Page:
Volume 23, Number 12—December 2017
Experimental Infection of Common Eider Ducklings with Wellfleet Bay Virus, a Newly Characterized Orthomyxovirus
Wellfleet Bay virus (WFBV), a novel orthomyxovirus in the genus Quaranjavirus, was first isolated in 2006 from carcasses of common eider (Somateria mollissima) during a mortality event in Wellfleet Bay (Barnstable County, Massachusetts, USA) and has since been repeatedly isolated during recurrent mortality events in this location. Hepatic, pancreatic, splenic, and intestinal necrosis was observed in dead eiders. We inoculated 6-week-old common eider ducklings with WFBV in an attempt to recreate the naturally occurring disease. Approximately 25% of inoculated eiders had onset of clinical disease and required euthanasia; an additional 18.75% were adversely affected based on net weight loss during the trial. Control ducklings did not become infected and did not have clinical disease. Infected ducklings with clinical disease had pathologic lesions consistent with those observed during natural mortality events. WFBV was reisolated from 37.5% of the inoculated ducklings. Ducklings surviving to 5 days postinoculation developed serum antibody titers to WFBV.
The common eider (Somateria mollissima) is a large sea duck with a circumpolar distribution. Eiders nest in dense colonies, have generally low reproductive rates but high annual survival rates, and feed on filter-feeding bivalves, sea urchins, starfish, and crabs (1). The American race (subspecies S. m. dresseri) breeds on islands from the south central coast of Labrador, Canada, south to Massachusetts, USA, with greatest numbers breeding in the Gulf of St. Lawrence, St. Lawrence estuary, New Brunswick, and Nova Scotia (2). These birds typically overwinter from Newfoundland, Canada, south to New York, USA, with large rafts of >100,000 eiders congregating annually in the open waters off Cape Cod, Massachusetts (1).
The earliest record of death affecting a large number of eiders off Cape Cod occurred during September 1956–March 1957 (3). The next reports were not until the mid-1980s and early 1990s, when ≈100 birds (predominantly eiders) died in 2 separate events occurring in midwinter and late spring. Death in both events was primarily attributed to emaciation, although acanthocephaliasis (infestation with intestinal thorny-headed worms) was also present (4). Since 1998, however, die-offs of common eiders have been reported with increasing frequency on Cape Cod, such that they have become an almost annual (or biannual) occurrence since 2006. This increase in reports likely coincides with the initiation of active beach surveillance at several locations around the cape, which began after the isolation of a novel virus from eiders during the fall 2006 mass mortality event at Great Island in Wellfleet Bay, Massachusetts, USA (41.9048°N, 70.0687°W) (5). Most eiders were found dead, but a few live birds displayed nonspecific clinical signs, including incoordination, lethargy, and respiratory distress. Four common eider carcasses recovered from Great Island were submitted to the US Geological Survey’s National Wildlife Health Center (NWHC; Madison, WI, USA) for cause-of-death determination. Acute hepatic necrosis and variable pancreatic, splenic, and intestinal necrosis were diagnosed in all 4 of the submitted eiders, and a novel enveloped RNA virus, since named Wellfleet Bay virus (WFBV), was isolated from the liver of 2 of the 4 birds. Genetic analysis of WFBV demonstrated that it is most closely related to members of the Quaranjavirus genus within the family Orthomyxoviridae (6). Since 2006, the NWHC has diagnosed hepatic necrosis and variable splenic, intestinal, and pancreatic necrosis in common eiders from which WFBV was isolated during 4 separate mass mortality events occurring at Wellfleet Bay during September 2007–October 2011. We aimed to determine the pathogenicity of WFBV by experimentally inoculating common eider ducklings and observing clinical progression and pathologic changes after challenge.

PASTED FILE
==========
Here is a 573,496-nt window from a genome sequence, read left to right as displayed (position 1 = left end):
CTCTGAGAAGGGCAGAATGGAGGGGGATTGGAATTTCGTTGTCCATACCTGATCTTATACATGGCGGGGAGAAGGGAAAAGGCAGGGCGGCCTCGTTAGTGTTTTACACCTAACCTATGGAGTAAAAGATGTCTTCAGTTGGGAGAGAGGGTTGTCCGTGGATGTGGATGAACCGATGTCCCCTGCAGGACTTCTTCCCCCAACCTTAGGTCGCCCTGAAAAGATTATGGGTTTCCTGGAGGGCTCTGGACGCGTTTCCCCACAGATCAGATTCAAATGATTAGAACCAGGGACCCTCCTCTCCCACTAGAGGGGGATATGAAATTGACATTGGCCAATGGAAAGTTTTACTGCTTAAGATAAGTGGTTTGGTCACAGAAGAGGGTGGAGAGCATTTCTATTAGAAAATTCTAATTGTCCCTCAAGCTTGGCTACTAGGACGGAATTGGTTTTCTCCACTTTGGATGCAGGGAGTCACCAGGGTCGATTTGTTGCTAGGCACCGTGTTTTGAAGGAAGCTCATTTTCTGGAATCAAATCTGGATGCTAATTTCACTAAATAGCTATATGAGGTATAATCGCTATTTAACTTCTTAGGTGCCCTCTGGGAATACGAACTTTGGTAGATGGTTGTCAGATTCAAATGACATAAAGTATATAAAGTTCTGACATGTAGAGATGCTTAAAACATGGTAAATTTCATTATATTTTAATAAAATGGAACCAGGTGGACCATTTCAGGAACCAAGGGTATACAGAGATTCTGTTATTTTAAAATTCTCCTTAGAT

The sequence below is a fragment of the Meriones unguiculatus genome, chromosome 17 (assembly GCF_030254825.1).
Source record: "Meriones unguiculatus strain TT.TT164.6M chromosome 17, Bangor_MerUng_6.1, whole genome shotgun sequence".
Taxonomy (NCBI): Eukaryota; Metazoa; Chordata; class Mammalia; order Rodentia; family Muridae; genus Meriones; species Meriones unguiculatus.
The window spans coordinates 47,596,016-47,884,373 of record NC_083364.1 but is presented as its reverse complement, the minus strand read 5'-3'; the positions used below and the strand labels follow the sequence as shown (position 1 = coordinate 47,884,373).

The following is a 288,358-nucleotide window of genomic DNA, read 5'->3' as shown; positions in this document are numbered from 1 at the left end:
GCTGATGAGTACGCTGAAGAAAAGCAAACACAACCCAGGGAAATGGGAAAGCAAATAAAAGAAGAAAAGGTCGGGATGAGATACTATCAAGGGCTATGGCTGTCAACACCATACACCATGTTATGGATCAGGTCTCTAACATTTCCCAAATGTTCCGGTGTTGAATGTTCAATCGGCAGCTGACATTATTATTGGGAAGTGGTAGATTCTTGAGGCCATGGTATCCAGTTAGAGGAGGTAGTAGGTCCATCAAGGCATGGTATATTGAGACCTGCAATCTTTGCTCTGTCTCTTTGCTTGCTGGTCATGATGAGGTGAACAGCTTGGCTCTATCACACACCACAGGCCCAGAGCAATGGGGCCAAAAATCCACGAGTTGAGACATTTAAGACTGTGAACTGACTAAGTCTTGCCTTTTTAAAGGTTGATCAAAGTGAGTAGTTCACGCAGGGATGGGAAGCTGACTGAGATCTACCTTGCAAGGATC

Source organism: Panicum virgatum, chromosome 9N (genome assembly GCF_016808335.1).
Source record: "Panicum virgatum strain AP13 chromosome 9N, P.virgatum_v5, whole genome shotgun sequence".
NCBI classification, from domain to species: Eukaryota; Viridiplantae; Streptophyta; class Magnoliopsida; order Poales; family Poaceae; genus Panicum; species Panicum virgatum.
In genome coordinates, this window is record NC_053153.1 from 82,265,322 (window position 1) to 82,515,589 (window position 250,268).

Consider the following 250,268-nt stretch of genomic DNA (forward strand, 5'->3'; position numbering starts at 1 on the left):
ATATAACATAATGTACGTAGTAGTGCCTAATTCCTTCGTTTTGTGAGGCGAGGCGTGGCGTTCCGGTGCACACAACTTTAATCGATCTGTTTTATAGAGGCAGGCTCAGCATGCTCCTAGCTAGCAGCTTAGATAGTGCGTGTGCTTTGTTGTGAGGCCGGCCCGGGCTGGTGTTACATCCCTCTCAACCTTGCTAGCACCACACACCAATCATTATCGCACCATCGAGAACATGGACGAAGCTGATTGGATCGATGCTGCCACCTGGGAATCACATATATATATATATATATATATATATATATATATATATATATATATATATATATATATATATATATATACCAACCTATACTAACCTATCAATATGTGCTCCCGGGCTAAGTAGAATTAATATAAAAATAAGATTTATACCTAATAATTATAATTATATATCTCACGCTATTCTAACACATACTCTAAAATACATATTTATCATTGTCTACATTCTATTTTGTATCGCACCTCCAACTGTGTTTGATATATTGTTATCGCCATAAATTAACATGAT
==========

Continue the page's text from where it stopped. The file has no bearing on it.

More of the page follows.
We obtained the 22 common eiders used for this study by collecting eggs from wild breeding colonies in Maine, USA. We hatched and raised the ducklings to 4–5 weeks of age in a quarantined facility (Livingston Ripley Waterfowl Conservancy, Litchfield, CT, USA). We then transported the ducklings in an air-conditioned vehicle to the NWHC, where the infection trial was carried out. We acclimated the ducklings at the NWHC Biosafety Level 3 research facility for 7 days. We inoculated 16 ducklings with WFBV, housed 1 sham-inoculated duckling with the inoculated ducklings to act as a contact transmission control, and housed 5 sham-inoculated ducklings together in a separate room as controls. The NWHC–Animal Care and Use Committee approved animal use and protocols for this study (tracking no. EP100316).